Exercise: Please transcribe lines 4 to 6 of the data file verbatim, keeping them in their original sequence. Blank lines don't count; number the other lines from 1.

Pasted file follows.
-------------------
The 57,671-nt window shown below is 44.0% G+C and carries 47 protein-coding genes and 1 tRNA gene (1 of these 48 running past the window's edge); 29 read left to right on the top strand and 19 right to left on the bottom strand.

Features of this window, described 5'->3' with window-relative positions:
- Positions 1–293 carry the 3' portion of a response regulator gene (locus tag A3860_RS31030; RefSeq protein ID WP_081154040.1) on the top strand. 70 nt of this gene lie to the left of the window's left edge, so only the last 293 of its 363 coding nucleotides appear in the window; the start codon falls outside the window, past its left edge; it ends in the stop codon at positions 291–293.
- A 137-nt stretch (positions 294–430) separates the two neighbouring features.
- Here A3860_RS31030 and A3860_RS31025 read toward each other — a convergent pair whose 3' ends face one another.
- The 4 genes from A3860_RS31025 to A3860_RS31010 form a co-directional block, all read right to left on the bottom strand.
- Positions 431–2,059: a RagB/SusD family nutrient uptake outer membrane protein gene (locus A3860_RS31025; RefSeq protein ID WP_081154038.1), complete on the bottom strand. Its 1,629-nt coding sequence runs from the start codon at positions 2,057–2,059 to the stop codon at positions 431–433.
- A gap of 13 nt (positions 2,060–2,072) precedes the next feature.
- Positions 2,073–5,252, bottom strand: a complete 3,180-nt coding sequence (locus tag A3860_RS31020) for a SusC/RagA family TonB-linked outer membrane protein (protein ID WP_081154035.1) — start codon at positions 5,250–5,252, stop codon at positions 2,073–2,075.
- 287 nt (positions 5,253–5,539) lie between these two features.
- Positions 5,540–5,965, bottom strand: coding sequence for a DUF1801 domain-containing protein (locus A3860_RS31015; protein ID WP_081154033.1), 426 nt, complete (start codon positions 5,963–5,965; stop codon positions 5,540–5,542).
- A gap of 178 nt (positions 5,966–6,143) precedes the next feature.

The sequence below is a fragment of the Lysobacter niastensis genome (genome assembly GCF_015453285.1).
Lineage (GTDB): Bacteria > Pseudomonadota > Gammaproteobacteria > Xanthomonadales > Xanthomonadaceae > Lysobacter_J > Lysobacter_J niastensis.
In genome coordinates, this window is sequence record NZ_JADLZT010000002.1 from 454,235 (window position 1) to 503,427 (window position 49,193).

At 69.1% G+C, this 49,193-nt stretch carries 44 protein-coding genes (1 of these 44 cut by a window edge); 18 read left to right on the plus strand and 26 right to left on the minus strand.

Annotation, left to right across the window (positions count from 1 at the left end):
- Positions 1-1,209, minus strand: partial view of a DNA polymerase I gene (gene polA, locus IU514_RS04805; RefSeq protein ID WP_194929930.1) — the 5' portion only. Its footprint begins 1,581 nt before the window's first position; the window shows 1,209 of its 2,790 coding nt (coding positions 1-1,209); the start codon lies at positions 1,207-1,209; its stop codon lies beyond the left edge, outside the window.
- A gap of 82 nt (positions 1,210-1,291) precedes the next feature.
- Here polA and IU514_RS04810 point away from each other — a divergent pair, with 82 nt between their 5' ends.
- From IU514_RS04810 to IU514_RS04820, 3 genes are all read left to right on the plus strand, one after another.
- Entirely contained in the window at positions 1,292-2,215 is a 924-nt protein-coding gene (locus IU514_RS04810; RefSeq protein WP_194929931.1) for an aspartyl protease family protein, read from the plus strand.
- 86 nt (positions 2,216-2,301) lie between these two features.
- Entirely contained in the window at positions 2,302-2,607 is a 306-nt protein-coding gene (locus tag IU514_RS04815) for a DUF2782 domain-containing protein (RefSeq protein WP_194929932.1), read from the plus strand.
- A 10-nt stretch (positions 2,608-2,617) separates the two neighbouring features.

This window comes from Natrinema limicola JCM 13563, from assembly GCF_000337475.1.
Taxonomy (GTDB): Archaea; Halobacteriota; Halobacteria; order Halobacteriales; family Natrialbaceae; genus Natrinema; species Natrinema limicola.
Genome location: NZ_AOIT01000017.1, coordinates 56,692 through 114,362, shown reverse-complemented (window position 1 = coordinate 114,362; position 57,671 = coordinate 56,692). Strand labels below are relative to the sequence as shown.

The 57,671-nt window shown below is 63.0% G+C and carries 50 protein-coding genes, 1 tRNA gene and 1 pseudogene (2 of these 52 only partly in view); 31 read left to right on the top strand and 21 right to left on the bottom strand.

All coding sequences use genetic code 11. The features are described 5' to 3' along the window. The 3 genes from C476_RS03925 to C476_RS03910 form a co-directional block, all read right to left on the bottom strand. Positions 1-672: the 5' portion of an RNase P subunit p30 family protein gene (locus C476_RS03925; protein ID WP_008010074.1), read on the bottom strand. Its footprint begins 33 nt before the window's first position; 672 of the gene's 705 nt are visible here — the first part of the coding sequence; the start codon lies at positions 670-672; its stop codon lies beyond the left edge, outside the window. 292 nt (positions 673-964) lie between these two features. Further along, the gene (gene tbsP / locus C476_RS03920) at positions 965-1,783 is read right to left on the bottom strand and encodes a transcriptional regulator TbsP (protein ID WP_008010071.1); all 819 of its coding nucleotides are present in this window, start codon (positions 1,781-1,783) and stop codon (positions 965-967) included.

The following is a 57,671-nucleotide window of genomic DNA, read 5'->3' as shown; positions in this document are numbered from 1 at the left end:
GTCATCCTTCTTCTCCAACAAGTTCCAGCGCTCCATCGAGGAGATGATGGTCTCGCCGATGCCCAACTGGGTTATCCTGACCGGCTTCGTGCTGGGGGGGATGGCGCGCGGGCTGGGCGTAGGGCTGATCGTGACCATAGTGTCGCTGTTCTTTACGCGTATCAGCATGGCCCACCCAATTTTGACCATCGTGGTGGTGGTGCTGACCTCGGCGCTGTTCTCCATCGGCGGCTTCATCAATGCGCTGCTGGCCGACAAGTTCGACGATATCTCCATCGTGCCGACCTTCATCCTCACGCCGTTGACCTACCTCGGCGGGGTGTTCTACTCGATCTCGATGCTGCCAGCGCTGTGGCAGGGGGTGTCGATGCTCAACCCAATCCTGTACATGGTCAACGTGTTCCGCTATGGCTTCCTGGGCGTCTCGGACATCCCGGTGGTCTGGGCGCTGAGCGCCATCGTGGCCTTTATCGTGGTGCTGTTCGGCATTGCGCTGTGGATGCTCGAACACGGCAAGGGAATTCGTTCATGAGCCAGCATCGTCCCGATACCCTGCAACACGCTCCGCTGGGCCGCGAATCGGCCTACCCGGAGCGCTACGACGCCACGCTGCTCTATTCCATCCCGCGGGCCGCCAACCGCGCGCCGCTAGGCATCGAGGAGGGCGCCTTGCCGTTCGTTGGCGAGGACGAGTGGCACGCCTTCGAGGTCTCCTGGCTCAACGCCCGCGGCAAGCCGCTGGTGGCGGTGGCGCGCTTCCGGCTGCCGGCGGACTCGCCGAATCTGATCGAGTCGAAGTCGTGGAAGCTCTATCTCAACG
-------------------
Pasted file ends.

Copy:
- A 137-nt stretch (positions 294–430) separates the two neighbouring features.
- Here A3860_RS31030 and A3860_RS31025 read toward each other — a convergent pair whose 3' ends face one another.
- The 4 genes from A3860_RS31025 to A3860_RS31010 form a co-directional block, all read right to left on the bottom strand.